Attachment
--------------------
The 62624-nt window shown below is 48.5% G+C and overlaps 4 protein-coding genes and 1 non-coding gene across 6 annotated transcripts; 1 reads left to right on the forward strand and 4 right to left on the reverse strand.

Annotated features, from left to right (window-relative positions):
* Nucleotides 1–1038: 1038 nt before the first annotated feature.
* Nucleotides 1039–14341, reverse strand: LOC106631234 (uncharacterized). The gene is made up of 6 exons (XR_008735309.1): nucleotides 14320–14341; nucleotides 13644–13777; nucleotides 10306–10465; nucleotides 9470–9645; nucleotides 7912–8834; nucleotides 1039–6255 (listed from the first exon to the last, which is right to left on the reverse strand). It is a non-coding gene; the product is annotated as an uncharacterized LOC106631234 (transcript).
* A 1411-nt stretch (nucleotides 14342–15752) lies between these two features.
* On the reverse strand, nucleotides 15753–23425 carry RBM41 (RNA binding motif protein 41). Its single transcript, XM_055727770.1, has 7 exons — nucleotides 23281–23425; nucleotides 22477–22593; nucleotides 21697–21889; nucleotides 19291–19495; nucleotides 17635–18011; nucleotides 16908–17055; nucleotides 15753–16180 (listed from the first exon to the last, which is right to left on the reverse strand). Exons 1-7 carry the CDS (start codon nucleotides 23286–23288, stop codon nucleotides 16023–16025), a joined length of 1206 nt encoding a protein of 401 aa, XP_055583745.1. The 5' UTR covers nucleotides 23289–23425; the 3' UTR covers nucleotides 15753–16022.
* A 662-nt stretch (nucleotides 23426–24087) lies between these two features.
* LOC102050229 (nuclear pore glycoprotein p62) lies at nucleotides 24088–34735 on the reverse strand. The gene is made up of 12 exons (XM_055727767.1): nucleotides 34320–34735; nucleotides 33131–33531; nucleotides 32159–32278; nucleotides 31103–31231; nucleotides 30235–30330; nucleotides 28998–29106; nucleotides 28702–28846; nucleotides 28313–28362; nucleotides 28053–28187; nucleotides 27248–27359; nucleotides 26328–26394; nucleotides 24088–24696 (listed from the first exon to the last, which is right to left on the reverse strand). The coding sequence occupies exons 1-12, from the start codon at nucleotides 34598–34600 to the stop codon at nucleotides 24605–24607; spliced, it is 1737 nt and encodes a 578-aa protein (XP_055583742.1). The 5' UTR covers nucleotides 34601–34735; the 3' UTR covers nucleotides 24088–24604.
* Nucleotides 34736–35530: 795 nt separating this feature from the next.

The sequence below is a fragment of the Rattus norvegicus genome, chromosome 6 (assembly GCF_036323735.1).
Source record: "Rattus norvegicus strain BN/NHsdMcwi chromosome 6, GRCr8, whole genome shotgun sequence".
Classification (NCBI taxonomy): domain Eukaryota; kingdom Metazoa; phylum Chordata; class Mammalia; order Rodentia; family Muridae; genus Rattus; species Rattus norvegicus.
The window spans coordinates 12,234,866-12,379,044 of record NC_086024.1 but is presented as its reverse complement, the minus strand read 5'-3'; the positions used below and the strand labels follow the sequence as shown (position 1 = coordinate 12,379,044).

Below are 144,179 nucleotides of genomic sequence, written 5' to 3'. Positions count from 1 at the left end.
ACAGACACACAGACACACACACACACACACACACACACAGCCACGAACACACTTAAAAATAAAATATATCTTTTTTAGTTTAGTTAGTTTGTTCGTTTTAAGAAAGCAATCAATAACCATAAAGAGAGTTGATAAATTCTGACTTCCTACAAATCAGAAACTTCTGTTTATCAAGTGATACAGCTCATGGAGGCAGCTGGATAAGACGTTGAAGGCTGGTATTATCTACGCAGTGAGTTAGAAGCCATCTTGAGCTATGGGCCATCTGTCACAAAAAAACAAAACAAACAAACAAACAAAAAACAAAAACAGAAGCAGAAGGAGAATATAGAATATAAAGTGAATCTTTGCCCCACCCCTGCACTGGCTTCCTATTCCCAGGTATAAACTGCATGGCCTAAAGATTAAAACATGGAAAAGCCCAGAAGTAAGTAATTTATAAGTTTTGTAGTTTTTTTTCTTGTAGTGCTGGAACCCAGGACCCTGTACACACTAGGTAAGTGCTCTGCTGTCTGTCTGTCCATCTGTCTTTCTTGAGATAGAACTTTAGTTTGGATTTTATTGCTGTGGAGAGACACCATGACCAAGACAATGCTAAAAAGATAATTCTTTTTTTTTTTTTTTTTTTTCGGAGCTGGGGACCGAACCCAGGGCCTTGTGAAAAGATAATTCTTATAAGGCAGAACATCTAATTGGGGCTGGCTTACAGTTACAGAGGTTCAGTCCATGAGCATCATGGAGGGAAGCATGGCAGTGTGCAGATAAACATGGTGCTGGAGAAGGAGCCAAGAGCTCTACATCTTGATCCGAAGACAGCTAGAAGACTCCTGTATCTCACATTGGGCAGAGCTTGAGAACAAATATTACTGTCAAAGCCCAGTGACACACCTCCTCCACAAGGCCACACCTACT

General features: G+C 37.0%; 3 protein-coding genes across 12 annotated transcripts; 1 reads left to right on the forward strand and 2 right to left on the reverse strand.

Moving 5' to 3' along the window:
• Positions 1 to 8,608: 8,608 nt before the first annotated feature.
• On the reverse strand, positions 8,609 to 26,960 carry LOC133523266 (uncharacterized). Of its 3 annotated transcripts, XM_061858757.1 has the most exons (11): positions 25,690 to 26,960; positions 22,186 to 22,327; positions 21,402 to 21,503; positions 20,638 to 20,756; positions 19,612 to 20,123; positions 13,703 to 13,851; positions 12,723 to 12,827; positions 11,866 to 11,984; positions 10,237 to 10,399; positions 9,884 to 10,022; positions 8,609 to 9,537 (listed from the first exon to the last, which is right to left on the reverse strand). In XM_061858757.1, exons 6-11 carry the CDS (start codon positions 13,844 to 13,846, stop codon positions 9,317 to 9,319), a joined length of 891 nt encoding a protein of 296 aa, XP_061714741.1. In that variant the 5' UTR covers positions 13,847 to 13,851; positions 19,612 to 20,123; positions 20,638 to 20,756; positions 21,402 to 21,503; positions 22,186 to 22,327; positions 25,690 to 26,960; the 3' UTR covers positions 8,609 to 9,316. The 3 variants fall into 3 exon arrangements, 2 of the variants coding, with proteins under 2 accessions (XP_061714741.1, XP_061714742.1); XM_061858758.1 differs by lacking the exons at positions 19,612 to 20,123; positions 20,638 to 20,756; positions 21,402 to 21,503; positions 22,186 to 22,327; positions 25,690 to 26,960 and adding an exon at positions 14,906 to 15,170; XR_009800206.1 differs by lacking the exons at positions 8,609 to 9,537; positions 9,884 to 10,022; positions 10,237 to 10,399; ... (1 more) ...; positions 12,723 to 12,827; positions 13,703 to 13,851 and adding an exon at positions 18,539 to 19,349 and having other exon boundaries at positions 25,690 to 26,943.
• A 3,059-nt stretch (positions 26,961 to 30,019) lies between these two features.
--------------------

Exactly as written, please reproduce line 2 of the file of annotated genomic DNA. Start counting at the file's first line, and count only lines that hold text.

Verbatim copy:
Annotated features, from left to right (window-relative positions):